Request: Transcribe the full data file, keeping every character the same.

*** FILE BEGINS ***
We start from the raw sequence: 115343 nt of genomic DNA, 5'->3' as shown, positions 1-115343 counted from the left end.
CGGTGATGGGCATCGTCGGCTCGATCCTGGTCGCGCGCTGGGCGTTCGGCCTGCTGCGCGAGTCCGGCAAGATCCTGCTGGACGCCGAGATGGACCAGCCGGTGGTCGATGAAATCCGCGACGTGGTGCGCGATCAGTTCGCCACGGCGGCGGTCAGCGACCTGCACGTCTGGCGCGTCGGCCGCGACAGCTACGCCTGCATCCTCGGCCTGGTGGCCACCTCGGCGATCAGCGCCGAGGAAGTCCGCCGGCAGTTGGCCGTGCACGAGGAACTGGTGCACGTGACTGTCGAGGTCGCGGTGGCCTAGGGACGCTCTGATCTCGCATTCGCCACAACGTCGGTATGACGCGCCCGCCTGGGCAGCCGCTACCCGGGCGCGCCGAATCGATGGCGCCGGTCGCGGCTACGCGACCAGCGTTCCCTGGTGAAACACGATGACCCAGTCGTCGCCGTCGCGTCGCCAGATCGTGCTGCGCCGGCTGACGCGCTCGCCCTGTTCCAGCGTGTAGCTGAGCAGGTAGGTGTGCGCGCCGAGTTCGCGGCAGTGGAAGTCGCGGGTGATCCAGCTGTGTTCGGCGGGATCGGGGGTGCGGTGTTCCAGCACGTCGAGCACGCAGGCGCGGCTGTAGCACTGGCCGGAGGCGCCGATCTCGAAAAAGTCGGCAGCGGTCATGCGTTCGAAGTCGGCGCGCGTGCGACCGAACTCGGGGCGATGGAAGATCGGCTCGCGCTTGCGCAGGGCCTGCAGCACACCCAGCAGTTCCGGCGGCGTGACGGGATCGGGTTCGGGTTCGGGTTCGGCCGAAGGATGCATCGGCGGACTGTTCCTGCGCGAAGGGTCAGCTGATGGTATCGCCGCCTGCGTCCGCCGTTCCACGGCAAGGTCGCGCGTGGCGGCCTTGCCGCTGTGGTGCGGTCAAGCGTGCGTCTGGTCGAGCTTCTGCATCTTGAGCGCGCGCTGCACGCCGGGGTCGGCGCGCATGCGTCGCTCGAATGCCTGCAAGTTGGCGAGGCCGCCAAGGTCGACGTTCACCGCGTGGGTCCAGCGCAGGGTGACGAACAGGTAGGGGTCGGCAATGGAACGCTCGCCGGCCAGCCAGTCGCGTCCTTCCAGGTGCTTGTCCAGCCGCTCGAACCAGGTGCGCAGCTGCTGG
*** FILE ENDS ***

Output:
We start from the raw sequence: 115343 nt of genomic DNA, 5'->3' as shown, positions 1-115343 counted from the left end.
CGGTGATGGGCATCGTCGGCTCGATCCTGGTCGCGCGCTGGGCGTTCGGCCTGCTGCGCGAGTCCGGCAAGATCCTGCTGGACGCCGAGATGGACCAGCCGGTGGTCGATGAAATCCGCGACGTGGTGCGCGATCAGTTCGCCACGGCGGCGGTCAGCGACCTGCACGTCTGGCGCGTCGGCCGCGACAGCTACGCCTGCATCCTCGGCCTGGTGGCCACCTCGGCGATCAGCGCCGAGGAAGTCCGCCGGCAGTTGGCCGTGCACGAGGAACTGGTGCACGTGACTGTCGAGGTCGCGGTGGCCTAGGGACGCTCTGATCTCGCATTCGCCACAACGTCGGTATGACGCGCCCGCCTGGGCAGCCGCTACCCGGGCGCGCCGAATCGATGGCGCCGGTCGCGGCTACGCGACCAGCGTTCCCTGGTGAAACACGATGACCCAGTCGTCGCCGTCGCGTCGCCAGATCGTGCTGCGCCGGCTGACGCGCTCGCCCTGTTCCAGCGTGTAGCTGAGCAGGTAGGTGTGCGCGCCGAGTTCGCGGCAGTGGAAGTCGCGGGTGATCCAGCTGTGTTCGGCGGGATCGGGGGTGCGGTGTTCCAGCACGTCGAGCACGCAGGCGCGGCTGTAGCACTGGCCGGAGGCGCCGATCTCGAAAAAGTCGGCAGCGGTCATGCGTTCGAAGTCGGCGCGCGTGCGACCGAACTCGGGGCGATGGAAGATCGGCTCGCGCTTGCGCAGGGCCTGCAGCACACCCAGCAGTTCCGGCGGCGTGACGGGATCGGGTTCGGGTTCGGGTTCGGCCGAAGGATGCATCGGCGGACTGTTCCTGCGCGAAGGGTCAGCTGATGGTATCGCCGCCTGCGTCCGCCGTTCCACGGCAAGGTCGCGCGTGGCGGCCTTGCCGCTGTGGTGCGGTCAAGCGTGCGTCTGGTCGAGCTTCTGCATCTTGAGCGCGCGCTGCACGCCGGGGTCGGCGCGCATGCGTCGCTCGAATGCCTGCAAGTTGGCGAGGCCGCCAAGGTCGACGTTCACCGCGTGGGTCCAGCGCAGGGTGACGAACAGGTAGGGGTCGGCAATGGAACGCTCGCCGGCCAGCCAGTCGCGTCCTTCCAGGTGCTTGTCCAGCCGCTCGAACCAGGTGCGCAGCTGCTGG